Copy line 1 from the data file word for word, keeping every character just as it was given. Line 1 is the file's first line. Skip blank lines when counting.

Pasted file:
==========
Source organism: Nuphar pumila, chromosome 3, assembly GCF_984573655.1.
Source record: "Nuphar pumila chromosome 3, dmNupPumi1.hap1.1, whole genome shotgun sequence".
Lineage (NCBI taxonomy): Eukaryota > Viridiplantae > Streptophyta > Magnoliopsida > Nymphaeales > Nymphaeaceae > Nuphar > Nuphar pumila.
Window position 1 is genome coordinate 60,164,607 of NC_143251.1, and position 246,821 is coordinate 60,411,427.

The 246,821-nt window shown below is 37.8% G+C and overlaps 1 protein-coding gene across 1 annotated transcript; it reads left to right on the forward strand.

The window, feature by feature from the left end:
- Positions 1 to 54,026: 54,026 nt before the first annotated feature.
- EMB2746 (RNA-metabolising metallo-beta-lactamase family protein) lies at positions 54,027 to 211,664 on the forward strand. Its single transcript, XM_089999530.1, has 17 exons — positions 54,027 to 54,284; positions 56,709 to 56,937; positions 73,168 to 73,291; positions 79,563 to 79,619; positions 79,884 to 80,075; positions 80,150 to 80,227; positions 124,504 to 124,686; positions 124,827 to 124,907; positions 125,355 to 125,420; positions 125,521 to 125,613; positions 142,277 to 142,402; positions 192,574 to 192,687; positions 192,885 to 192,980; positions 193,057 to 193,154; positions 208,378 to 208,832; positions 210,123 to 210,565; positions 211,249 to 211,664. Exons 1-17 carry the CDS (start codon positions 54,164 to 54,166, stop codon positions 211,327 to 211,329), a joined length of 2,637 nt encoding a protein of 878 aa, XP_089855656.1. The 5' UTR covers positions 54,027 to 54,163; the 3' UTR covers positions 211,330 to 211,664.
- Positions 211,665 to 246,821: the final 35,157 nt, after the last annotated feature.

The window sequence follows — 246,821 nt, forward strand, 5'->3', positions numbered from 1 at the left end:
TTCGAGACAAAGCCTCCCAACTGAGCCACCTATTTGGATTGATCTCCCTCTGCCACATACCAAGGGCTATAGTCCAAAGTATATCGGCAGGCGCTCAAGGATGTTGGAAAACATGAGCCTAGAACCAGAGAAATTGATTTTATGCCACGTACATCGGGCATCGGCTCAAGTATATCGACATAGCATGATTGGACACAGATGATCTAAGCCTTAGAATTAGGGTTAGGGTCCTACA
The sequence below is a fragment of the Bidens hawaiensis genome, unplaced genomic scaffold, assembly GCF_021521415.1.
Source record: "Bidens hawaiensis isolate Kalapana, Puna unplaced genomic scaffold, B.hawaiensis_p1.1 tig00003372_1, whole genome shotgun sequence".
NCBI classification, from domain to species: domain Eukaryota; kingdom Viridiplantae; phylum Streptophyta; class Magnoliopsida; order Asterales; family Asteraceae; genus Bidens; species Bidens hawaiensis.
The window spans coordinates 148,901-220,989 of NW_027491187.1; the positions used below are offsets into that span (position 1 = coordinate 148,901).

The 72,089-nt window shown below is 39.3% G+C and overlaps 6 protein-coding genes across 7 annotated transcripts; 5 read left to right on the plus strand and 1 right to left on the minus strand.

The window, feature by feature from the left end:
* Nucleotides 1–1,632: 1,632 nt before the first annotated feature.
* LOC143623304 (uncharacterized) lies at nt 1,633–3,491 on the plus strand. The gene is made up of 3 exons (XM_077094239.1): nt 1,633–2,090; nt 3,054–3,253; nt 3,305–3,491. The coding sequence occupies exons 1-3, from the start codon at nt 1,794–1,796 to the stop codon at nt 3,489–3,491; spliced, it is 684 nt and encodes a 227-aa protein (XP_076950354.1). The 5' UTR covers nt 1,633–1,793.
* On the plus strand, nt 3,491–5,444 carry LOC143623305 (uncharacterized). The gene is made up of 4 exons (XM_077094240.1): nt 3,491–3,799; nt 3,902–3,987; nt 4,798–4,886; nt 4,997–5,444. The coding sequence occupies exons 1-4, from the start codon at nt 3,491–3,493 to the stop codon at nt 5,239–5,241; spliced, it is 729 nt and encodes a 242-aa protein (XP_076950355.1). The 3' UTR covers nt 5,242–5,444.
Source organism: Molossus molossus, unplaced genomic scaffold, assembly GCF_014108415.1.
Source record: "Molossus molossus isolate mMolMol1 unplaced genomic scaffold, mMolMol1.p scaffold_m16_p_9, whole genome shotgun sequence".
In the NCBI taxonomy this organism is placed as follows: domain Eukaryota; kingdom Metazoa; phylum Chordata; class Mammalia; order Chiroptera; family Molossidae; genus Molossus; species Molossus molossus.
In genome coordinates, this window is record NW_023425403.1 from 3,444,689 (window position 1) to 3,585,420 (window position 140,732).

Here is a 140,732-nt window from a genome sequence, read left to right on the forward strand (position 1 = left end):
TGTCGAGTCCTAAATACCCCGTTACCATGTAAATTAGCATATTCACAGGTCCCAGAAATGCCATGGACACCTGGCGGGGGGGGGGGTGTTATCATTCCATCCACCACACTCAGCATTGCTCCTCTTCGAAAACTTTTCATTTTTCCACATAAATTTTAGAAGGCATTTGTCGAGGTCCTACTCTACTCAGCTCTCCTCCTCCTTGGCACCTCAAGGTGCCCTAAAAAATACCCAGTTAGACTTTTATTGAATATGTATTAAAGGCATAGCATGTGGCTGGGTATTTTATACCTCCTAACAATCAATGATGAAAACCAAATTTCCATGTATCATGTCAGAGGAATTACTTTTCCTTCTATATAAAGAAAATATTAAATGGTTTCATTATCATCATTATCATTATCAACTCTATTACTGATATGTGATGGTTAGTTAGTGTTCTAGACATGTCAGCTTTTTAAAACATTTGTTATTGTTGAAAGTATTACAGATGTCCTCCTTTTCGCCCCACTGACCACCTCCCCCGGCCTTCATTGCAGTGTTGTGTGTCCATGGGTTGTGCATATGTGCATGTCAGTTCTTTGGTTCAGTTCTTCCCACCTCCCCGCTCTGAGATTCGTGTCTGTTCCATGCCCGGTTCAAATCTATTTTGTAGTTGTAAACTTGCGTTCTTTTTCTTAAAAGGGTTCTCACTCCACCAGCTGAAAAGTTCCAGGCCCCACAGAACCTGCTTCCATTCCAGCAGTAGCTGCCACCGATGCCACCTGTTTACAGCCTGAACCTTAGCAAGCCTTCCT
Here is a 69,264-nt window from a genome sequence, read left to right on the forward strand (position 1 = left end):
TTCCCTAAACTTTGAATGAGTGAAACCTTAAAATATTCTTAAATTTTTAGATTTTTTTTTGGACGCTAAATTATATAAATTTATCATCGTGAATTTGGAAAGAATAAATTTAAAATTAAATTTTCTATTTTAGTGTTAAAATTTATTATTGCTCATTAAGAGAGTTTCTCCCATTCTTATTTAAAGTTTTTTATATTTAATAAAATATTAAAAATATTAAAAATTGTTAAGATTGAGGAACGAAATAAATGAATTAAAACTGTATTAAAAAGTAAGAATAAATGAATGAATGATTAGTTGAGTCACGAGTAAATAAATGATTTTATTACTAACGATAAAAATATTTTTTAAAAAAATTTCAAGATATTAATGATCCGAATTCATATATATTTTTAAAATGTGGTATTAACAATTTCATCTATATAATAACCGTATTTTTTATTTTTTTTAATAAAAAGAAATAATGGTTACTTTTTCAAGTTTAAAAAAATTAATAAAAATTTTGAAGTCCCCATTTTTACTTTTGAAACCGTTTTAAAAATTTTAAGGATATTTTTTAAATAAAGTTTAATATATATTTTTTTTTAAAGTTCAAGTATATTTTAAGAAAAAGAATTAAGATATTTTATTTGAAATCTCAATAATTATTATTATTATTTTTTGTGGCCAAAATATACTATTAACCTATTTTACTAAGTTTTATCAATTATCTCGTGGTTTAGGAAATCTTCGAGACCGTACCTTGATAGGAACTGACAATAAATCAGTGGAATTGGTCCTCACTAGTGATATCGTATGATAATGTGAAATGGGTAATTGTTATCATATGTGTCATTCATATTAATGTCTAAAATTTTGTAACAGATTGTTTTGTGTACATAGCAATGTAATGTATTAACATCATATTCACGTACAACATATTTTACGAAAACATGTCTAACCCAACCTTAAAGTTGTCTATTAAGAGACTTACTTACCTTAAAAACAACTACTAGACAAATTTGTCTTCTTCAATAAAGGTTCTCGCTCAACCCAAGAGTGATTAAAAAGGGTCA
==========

Source organism: Nuphar pumila, chromosome 3, assembly GCF_984573655.1.